Huddled in their modest home, we saw Moreshwar’s wedding picture. He looked peaceful and proud. His older sister sat stoically, supporting Gangabai. A friend of the family, a young man, played with Kanhanniya while telling us about the state of life in the village right now. Others huddled inside and outside the home. Yogita’s parents have come from their village to be with her. In this sense, Gangabai and Yogita are lucky- they have a community; this is not always the case given that the traditional social bonds in villages have been rent by a variety of factors that can together be called “modernity.” Veteran journalist Jaideep Hardikar, who arranged our visit to Gangabai’s village, put it best- “there is nothing to romanticize about the village.”
Moreshwar’ s death does not mean the erasure of debt. The debt that plagued the family and ultimately led to Moreshwar’s suicide, is also in Gangabai’s name. The path ahead is painful- and lonely. Lonely especially for Yogita who at 25 will now be consigned to a life of difficulty; in her community widow remarriage is proscribed. She might stay with Gangabai or might move back in with her parents, also desperate small-holding farmers. Right now, it’s too early. Moreshwar has only been gone a few days.
Human tragedy: A farmer and child in India's 'suicide belt'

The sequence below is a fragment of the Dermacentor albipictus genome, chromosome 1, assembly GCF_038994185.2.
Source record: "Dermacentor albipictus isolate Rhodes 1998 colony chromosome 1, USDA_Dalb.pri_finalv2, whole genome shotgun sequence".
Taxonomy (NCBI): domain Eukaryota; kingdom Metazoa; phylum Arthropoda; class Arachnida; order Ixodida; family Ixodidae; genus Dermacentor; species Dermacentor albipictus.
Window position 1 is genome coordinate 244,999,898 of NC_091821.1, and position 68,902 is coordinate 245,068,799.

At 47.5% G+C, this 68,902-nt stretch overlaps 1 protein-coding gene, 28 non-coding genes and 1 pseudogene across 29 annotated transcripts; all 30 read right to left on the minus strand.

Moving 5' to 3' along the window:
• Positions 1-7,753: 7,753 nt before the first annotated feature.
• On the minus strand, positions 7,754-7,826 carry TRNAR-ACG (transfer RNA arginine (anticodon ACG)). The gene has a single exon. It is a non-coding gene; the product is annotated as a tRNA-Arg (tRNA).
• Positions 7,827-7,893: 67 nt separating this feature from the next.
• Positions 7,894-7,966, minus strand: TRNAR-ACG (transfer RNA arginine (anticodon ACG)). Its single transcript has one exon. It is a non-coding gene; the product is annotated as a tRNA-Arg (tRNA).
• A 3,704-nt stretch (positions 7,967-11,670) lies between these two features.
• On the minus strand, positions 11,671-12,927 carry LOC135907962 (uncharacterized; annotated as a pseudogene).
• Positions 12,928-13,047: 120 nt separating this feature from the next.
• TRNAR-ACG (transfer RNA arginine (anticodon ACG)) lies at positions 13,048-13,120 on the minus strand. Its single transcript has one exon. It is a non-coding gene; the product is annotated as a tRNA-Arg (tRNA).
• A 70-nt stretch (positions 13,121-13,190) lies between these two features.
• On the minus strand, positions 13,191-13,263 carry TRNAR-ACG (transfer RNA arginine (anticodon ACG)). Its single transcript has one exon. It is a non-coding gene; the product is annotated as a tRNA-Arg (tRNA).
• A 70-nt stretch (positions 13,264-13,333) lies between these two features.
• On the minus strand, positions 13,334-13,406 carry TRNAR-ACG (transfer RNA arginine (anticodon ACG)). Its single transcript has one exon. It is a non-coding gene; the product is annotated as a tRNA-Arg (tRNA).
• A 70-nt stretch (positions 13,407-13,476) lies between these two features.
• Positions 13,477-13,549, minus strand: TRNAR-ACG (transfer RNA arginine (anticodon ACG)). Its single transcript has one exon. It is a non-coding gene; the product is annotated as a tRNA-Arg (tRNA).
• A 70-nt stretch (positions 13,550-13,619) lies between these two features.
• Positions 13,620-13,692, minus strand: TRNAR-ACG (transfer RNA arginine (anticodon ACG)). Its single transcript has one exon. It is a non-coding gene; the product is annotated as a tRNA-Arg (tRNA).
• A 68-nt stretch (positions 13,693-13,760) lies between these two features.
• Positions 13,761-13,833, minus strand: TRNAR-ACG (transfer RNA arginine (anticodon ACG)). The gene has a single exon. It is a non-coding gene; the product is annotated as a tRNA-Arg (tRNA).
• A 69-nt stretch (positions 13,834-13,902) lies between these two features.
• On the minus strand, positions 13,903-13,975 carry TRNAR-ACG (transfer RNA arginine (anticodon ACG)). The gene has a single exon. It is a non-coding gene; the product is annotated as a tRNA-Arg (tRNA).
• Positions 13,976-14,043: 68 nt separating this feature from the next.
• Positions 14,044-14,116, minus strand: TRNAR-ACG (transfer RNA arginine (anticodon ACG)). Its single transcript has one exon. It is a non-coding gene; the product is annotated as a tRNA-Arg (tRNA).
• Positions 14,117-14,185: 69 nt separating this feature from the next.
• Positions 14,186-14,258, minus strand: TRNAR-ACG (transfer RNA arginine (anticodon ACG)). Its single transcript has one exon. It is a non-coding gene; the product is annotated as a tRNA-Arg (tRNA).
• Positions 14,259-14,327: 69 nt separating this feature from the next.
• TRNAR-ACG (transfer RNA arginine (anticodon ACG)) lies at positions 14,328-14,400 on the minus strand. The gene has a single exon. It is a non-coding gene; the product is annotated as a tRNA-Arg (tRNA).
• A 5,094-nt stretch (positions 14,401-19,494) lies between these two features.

When Prince Charles claimed thousands of Indian farmers were killing themselves after using GM crops, he was branded a scaremonger. In fact, as this chilling dispatch reveals, it's even WORSE than he feared.
The children were inconsolable. Mute with shock and fighting back tears, they huddled beside their mother as friends and neighbours prepared their father's body for cremation on a blazing bonfire built on the cracked, barren fields near their home.
As flames consumed the corpse, Ganjanan, 12, and Kalpana, 14, faced a grim future. While Shankara Mandaukar had hoped his son and daughter would have a better life under India's economic boom, they now face working as slave labour for a few pence a day. Landless and homeless, they will be the lowest of the low.
"He was strangled by these magic seeds. They sell us the seeds, saying they will not need expensive pesticides but they do. We have to buy the same seeds from the same company every year. It is killing us. Please tell the world what is happening here.'
'Bitter Seeds' Film Tells of Suicide and GMO Effects on India's Farmers
Posted: 09/21/2012 3:43 pm EDT Updated: 11/21/2012 5:12 am EST
"Every 30 minutes a farmer in India kills himself ..." This frightening fact is pointed out in "Bitter Seeds," the third documentary in "The Globalization Trilogy" directed by Micha Peled. The 12-year project aims to generate debate about public policy and consumer choices in some complex issues relevant to all of us. Peled is the founder of the nonprofit Teddy Bear Films, which he created to make issue-oriented films such as "Will My Mother Go Back to Berlin?" and "Store Wars: When Wal-Mart Comes to Town."